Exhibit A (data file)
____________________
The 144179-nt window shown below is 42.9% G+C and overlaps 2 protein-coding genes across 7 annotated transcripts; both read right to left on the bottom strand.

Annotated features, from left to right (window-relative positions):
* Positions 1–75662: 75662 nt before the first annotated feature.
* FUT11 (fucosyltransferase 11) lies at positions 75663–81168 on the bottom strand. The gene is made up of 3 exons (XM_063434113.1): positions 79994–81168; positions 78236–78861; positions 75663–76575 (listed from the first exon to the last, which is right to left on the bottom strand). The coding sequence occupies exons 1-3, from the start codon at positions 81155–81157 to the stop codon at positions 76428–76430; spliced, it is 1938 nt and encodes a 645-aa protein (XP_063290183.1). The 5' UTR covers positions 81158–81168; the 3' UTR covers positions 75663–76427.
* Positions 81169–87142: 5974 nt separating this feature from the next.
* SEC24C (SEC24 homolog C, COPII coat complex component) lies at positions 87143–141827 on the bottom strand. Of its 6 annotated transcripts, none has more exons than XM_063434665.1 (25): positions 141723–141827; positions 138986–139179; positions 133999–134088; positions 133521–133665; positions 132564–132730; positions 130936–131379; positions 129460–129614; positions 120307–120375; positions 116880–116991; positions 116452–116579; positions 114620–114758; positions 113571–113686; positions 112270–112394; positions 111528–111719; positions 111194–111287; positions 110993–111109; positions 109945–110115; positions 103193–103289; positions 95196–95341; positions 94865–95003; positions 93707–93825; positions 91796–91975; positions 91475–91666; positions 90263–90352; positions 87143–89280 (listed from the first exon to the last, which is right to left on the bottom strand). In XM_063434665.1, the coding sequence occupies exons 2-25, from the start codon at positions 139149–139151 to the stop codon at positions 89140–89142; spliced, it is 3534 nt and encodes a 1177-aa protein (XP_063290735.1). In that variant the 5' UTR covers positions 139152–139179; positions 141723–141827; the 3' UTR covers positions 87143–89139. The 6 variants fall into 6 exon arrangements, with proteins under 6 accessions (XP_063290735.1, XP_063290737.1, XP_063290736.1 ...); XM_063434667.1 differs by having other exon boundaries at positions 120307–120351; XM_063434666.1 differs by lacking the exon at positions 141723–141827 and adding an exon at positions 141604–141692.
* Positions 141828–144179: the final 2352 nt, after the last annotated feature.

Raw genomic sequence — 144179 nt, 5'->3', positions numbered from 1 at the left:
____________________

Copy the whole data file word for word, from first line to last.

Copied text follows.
The 144179-nt window shown below is 42.9% G+C and overlaps 2 protein-coding genes across 7 annotated transcripts; both read right to left on the bottom strand.

Annotated features, from left to right (window-relative positions):
* Positions 1–75662: 75662 nt before the first annotated feature.
* FUT11 (fucosyltransferase 11) lies at positions 75663–81168 on the bottom strand. The gene is made up of 3 exons (XM_063434113.1): positions 79994–81168; positions 78236–78861; positions 75663–76575 (listed from the first exon to the last, which is right to left on the bottom strand). The coding sequence occupies exons 1-3, from the start codon at positions 81155–81157 to the stop codon at positions 76428–76430; spliced, it is 1938 nt and encodes a 645-aa protein (XP_063290183.1). The 5' UTR covers positions 81158–81168; the 3' UTR covers positions 75663–76427.
* Positions 81169–87142: 5974 nt separating this feature from the next.
* SEC24C (SEC24 homolog C, COPII coat complex component) lies at positions 87143–141827 on the bottom strand. Of its 6 annotated transcripts, none has more exons than XM_063434665.1 (25): positions 141723–141827; positions 138986–139179; positions 133999–134088; positions 133521–133665; positions 132564–132730; positions 130936–131379; positions 129460–129614; positions 120307–120375; positions 116880–116991; positions 116452–116579; positions 114620–114758; positions 113571–113686; positions 112270–112394; positions 111528–111719; positions 111194–111287; positions 110993–111109; positions 109945–110115; positions 103193–103289; positions 95196–95341; positions 94865–95003; positions 93707–93825; positions 91796–91975; positions 91475–91666; positions 90263–90352; positions 87143–89280 (listed from the first exon to the last, which is right to left on the bottom strand). In XM_063434665.1, the coding sequence occupies exons 2-25, from the start codon at positions 139149–139151 to the stop codon at positions 89140–89142; spliced, it is 3534 nt and encodes a 1177-aa protein (XP_063290735.1). In that variant the 5' UTR covers positions 139152–139179; positions 141723–141827; the 3' UTR covers positions 87143–89139. The 6 variants fall into 6 exon arrangements, with proteins under 6 accessions (XP_063290735.1, XP_063290737.1, XP_063290736.1 ...); XM_063434667.1 differs by having other exon boundaries at positions 120307–120351; XM_063434666.1 differs by lacking the exon at positions 141723–141827 and adding an exon at positions 141604–141692.
* Positions 141828–144179: the final 2352 nt, after the last annotated feature.

Raw genomic sequence — 144179 nt, 5'->3', positions numbered from 1 at the left: